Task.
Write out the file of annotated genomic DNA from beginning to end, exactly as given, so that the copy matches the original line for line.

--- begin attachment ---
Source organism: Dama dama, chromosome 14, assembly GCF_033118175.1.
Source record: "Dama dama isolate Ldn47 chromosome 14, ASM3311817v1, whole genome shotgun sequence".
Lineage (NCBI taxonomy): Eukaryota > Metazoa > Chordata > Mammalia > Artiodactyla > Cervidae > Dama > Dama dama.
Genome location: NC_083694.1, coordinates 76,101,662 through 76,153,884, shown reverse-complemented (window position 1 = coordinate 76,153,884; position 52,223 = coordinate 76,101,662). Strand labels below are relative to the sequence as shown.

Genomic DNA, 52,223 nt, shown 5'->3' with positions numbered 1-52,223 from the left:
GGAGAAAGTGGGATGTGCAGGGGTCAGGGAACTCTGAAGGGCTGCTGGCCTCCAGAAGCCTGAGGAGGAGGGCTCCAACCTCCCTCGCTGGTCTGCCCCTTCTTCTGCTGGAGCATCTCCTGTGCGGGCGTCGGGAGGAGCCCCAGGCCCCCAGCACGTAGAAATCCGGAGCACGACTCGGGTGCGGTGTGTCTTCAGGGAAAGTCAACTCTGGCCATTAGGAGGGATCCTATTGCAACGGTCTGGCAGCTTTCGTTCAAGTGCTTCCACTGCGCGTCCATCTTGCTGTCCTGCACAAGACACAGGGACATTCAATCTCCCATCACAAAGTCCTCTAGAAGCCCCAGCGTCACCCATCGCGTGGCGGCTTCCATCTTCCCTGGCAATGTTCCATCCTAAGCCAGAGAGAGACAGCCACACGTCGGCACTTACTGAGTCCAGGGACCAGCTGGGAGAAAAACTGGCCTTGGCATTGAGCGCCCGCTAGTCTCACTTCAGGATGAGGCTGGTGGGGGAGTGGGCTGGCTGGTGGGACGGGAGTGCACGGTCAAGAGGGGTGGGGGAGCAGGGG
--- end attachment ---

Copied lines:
Source organism: Dama dama, chromosome 14, assembly GCF_033118175.1.
Source record: "Dama dama isolate Ldn47 chromosome 14, ASM3311817v1, whole genome shotgun sequence".
Lineage (NCBI taxonomy): Eukaryota > Metazoa > Chordata > Mammalia > Artiodactyla > Cervidae > Dama > Dama dama.
Genome location: NC_083694.1, coordinates 76,101,662 through 76,153,884, shown reverse-complemented (window position 1 = coordinate 76,153,884; position 52,223 = coordinate 76,101,662). Strand labels below are relative to the sequence as shown.

Genomic DNA, 52,223 nt, shown 5'->3' with positions numbered 1-52,223 from the left:
GGAGAAAGTGGGATGTGCAGGGGTCAGGGAACTCTGAAGGGCTGCTGGCCTCCAGAAGCCTGAGGAGGAGGGCTCCAACCTCCCTCGCTGGTCTGCCCCTTCTTCTGCTGGAGCATCTCCTGTGCGGGCGTCGGGAGGAGCCCCAGGCCCCCAGCACGTAGAAATCCGGAGCACGACTCGGGTGCGGTGTGTCTTCAGGGAAAGTCAACTCTGGCCATTAGGAGGGATCCTATTGCAACGGTCTGGCAGCTTTCGTTCAAGTGCTTCCACTGCGCGTCCATCTTGCTGTCCTGCACAAGACACAGGGACATTCAATCTCCCATCACAAAGTCCTCTAGAAGCCCCAGCGTCACCCATCGCGTGGCGGCTTCCATCTTCCCTGGCAATGTTCCATCCTAAGCCAGAGAGAGACAGCCACACGTCGGCACTTACTGAGTCCAGGGACCAGCTGGGAGAAAAACTGGCCTTGGCATTGAGCGCCCGCTAGTCTCACTTCAGGATGAGGCTGGTGGGGGAGTGGGCTGGCTGGTGGGACGGGAGTGCACGGTCAAGAGGGGTGGGGGAGCAGGGG